A court has rejected charges brought by the Islamic Revolutionary Guards Courts (IRGC) against Onsieh Daemi and Hanieh Daemi, the sisters of imprisoned civil rights activist Atena Daemi, who had initially filed a complaint against the IRGC.
The sisters had been accused of “insulting the supreme leader” and “deliberate assault” against IRGC agents, but a ruling sent to their home on February 15, 2017 by Branch 3 of the Shahid Moghaddas Court inside Evin Prison in Tehran stated they had been acquitted of all charges,” an informed source told the Campaign for Human Rights in Iran.
“Hosseini Fatahi, Hanieh Daemi’s husband, had been cleared of the same charges earlier,” added the source.
The IRGC brought the case against the sisters after agents from its Sarallah Headquarters claimed they were assaulted while arresting (with a warrant) Atena Daemi at her home on November 26, 2016.
Atena Daemi, who was ultimately transported to Evin Prison that day to begin serving a seven-year prison sentence for her peaceful activism, had complained about the agents’ use of excessive force while arresting her.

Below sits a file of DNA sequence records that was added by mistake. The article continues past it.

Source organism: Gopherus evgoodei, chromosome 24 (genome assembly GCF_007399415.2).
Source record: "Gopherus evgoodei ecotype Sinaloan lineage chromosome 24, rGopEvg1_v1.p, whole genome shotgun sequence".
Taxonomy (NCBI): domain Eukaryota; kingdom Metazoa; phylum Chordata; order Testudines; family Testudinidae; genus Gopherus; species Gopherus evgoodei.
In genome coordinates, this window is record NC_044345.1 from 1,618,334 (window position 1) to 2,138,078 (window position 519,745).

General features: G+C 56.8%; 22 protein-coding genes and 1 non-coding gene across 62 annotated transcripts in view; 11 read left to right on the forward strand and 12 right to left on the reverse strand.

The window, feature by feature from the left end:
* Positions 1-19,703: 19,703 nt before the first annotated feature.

She is still facing additional charges that were filed by the IRGC after she made the complaint.
“They acted as if they had come to arrest a dangerous fugitive,” wrote Daemi in a letter from Evin Prison detailing the events of her arrest on November 26. “When I asked them to produce a warrant, they attacked me.”
“One of the agents, who I’m embarrassed to say was a woman, started to beat me,” she added. “Then, when my younger sister tried to intervene, she was beaten on the chest, too.”
Atena Daemi, 29, was arrested on October 21, 2014 by the IRGC’s Intelligence Organization and was ultimately sentenced to seven years in prison for meeting the families of political prisoners, criticizing the Islamic Republic on Facebook, and condemning the 1988 mass execution of political prisoners.